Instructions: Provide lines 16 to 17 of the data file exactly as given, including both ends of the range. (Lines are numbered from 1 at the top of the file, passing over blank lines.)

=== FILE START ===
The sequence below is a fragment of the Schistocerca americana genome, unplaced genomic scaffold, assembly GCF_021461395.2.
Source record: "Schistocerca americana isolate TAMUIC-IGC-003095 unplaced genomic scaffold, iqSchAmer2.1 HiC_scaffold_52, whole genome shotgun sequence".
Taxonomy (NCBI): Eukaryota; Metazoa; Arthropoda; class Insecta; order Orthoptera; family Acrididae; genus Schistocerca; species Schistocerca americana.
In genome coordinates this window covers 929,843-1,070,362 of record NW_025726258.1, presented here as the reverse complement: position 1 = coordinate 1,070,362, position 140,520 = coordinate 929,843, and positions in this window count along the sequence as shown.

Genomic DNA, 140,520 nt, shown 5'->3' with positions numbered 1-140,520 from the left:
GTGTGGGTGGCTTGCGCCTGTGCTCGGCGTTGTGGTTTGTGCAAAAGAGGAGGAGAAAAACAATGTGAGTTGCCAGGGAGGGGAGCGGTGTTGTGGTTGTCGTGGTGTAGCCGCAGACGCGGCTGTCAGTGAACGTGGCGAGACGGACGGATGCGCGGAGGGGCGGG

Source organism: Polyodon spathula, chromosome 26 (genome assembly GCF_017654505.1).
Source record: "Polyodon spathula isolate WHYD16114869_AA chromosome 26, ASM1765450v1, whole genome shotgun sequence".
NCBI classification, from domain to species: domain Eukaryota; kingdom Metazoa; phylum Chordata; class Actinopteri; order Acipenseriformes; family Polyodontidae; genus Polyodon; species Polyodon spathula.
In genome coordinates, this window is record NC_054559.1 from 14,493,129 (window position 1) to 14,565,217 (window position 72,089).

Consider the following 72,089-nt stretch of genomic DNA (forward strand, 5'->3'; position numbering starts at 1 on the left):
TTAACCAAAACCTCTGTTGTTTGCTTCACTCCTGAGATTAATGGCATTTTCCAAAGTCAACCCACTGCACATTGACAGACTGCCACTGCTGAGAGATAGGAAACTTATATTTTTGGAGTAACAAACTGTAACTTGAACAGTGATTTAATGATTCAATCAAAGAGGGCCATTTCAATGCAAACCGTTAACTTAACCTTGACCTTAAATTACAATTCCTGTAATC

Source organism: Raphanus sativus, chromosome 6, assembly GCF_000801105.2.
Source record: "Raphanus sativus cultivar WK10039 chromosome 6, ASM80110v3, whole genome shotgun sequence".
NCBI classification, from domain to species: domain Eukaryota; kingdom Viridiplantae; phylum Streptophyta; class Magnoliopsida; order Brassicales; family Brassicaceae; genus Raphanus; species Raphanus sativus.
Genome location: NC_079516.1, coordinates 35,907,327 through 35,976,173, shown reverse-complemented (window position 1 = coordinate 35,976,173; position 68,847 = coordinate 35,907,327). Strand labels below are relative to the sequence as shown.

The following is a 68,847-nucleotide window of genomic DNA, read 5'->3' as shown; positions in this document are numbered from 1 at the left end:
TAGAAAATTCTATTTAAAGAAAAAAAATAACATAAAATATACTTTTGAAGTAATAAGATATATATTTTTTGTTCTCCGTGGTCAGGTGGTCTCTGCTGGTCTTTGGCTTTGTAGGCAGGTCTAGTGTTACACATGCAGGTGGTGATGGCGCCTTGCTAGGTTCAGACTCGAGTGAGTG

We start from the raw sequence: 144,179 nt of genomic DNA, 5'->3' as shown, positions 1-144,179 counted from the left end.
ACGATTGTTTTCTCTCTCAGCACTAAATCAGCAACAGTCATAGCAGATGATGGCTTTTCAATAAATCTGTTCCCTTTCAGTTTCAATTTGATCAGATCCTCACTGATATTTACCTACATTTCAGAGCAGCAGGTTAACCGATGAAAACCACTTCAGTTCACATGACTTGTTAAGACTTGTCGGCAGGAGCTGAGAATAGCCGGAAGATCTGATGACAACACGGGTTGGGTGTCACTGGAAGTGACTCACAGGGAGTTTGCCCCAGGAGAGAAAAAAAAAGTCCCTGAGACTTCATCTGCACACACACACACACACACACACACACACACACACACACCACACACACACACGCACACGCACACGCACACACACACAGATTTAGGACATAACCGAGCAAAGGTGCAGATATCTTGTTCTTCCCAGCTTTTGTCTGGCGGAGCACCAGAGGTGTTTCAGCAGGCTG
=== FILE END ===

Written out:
Genome location: NC_079516.1, coordinates 35,907,327 through 35,976,173, shown reverse-complemented (window position 1 = coordinate 35,976,173; position 68,847 = coordinate 35,907,327). Strand labels below are relative to the sequence as shown.

The following is a 68,847-nucleotide window of genomic DNA, read 5'->3' as shown; positions in this document are numbered from 1 at the left end: